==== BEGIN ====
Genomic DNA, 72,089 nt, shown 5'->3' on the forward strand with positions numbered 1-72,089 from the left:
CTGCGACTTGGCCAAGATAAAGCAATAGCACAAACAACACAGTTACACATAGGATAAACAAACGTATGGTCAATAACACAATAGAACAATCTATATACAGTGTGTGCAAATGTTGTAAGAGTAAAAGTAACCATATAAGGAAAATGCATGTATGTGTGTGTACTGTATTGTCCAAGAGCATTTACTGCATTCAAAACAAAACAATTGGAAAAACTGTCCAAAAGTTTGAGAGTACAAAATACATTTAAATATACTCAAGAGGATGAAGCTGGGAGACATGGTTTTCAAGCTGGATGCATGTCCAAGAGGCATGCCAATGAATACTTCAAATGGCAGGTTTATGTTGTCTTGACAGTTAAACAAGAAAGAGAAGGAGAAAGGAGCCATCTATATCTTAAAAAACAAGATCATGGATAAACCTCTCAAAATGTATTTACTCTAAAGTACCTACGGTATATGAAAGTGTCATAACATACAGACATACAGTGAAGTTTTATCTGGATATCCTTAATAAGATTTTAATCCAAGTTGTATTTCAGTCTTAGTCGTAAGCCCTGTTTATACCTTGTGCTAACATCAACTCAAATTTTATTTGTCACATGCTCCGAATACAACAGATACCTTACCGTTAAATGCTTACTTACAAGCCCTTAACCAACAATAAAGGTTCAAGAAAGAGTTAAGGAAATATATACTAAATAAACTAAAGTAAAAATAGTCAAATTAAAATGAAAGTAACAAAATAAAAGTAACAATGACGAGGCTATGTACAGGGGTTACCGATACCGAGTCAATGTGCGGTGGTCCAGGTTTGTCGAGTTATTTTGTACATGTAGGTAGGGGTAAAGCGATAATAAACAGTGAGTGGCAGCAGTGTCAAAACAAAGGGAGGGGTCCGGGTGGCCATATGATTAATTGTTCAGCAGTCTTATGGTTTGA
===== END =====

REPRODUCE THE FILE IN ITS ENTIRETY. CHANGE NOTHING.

Genomic DNA, 72,089 nt, shown 5'->3' on the forward strand with positions numbered 1-72,089 from the left:
CTGCGACTTGGCCAAGATAAAGCAATAGCACAAACAACACAGTTACACATAGGATAAACAAACGTATGGTCAATAACACAATAGAACAATCTATATACAGTGTGTGCAAATGTTGTAAGAGTAAAAGTAACCATATAAGGAAAATGCATGTATGTGTGTGTACTGTATTGTCCAAGAGCATTTACTGCATTCAAAACAAAACAATTGGAAAAACTGTCCAAAAGTTTGAGAGTACAAAATACATTTAAATATACTCAAGAGGATGAAGCTGGGAGACATGGTTTTCAAGCTGGATGCATGTCCAAGAGGCATGCCAATGAATACTTCAAATGGCAGGTTTATGTTGTCTTGACAGTTAAACAAGAAAGAGAAGGAGAAAGGAGCCATCTATATCTTAAAAAACAAGATCATGGATAAACCTCTCAAAATGTATTTACTCTAAAGTACCTACGGTATATGAAAGTGTCATAACATACAGACATACAGTGAAGTTTTATCTGGATATCCTTAATAAGATTTTAATCCAAGTTGTATTTCAGTCTTAGTCGTAAGCCCTGTTTATACCTTGTGCTAACATCAACTCAAATTTTATTTGTCACATGCTCCGAATACAACAGATACCTTACCGTTAAATGCTTACTTACAAGCCCTTAACCAACAATAAAGGTTCAAGAAAGAGTTAAGGAAATATATACTAAATAAACTAAAGTAAAAATAGTCAAATTAAAATGAAAGTAACAAAATAAAAGTAACAATGACGAGGCTATGTACAGGGGTTACCGATACCGAGTCAATGTGCGGTGGTCCAGGTTTGTCGAGTTATTTTGTACATGTAGGTAGGGGTAAAGCGATAATAAACAGTGAGTGGCAGCAGTGTCAAAACAAAGGGAGGGGTCCGGGTGGCCATATGATTAATTGTTCAGCAGTCTTATGGTTTGA